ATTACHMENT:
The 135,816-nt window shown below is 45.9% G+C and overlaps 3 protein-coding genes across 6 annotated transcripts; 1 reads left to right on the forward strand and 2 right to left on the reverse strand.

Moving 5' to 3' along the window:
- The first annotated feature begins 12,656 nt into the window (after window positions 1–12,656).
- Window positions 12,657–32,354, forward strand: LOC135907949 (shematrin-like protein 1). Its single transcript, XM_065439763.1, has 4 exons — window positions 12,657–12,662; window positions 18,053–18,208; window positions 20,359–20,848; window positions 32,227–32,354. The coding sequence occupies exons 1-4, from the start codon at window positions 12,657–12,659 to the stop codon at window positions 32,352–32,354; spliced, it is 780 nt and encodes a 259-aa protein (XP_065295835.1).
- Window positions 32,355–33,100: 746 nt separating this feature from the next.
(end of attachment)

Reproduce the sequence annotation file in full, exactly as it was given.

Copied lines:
The 135,816-nt window shown below is 45.9% G+C and overlaps 3 protein-coding genes across 6 annotated transcripts; 1 reads left to right on the forward strand and 2 right to left on the reverse strand.

Moving 5' to 3' along the window:
- The first annotated feature begins 12,656 nt into the window (after window positions 1–12,656).
- Window positions 12,657–32,354, forward strand: LOC135907949 (shematrin-like protein 1). Its single transcript, XM_065439763.1, has 4 exons — window positions 12,657–12,662; window positions 18,053–18,208; window positions 20,359–20,848; window positions 32,227–32,354. The coding sequence occupies exons 1-4, from the start codon at window positions 12,657–12,659 to the stop codon at window positions 32,352–32,354; spliced, it is 780 nt and encodes a 259-aa protein (XP_065295835.1).
- Window positions 32,355–33,100: 746 nt separating this feature from the next.